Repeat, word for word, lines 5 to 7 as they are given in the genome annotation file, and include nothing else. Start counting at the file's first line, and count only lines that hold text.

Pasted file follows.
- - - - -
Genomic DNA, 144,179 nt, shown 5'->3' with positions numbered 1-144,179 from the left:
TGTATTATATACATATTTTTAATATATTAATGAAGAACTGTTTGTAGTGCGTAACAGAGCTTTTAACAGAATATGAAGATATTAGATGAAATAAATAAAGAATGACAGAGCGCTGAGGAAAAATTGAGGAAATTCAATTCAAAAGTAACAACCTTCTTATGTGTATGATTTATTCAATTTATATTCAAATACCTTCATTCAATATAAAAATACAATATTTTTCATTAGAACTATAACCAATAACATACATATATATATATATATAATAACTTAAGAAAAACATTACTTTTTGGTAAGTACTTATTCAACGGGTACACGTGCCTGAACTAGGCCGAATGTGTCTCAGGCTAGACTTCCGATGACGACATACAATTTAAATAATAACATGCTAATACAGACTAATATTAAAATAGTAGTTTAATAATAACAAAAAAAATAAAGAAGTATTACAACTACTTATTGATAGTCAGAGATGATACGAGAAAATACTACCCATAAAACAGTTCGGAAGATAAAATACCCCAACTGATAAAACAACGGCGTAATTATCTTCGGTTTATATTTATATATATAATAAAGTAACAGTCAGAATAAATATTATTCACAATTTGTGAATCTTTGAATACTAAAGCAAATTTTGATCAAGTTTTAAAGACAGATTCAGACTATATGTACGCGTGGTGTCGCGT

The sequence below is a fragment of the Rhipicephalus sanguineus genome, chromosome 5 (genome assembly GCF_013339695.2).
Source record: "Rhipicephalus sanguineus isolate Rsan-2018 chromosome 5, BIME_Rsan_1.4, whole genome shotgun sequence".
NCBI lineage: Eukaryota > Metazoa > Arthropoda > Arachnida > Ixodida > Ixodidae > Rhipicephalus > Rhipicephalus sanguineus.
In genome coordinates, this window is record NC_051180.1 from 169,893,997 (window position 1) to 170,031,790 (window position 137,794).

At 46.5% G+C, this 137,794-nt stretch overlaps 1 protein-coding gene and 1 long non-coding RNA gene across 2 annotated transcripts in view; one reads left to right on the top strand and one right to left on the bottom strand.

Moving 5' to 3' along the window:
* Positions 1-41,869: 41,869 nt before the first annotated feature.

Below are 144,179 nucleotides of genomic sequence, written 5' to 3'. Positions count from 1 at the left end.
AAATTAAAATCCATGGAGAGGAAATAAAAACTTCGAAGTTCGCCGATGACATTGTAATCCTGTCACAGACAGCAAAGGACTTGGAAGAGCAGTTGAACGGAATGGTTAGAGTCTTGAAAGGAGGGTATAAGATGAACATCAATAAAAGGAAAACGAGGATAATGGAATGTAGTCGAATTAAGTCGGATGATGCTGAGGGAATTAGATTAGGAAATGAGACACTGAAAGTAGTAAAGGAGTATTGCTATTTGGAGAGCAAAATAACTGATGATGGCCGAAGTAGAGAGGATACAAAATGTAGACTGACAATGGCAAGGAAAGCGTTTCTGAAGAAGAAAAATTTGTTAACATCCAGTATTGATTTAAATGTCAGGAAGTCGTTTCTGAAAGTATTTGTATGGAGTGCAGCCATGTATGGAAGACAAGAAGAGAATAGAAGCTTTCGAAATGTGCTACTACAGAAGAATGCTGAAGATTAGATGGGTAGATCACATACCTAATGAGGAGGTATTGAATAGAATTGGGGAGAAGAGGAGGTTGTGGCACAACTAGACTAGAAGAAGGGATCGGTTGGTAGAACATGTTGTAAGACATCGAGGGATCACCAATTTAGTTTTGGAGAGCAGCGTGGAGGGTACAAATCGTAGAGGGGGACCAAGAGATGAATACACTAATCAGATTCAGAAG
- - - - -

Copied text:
NCBI lineage: Eukaryota > Metazoa > Arthropoda > Arachnida > Ixodida > Ixodidae > Rhipicephalus > Rhipicephalus sanguineus.
In genome coordinates, this window is record NC_051180.1 from 169,893,997 (window position 1) to 170,031,790 (window position 137,794).

At 46.5% G+C, this 137,794-nt stretch overlaps 1 protein-coding gene and 1 long non-coding RNA gene across 2 annotated transcripts in view; one reads left to right on the top strand and one right to left on the bottom strand.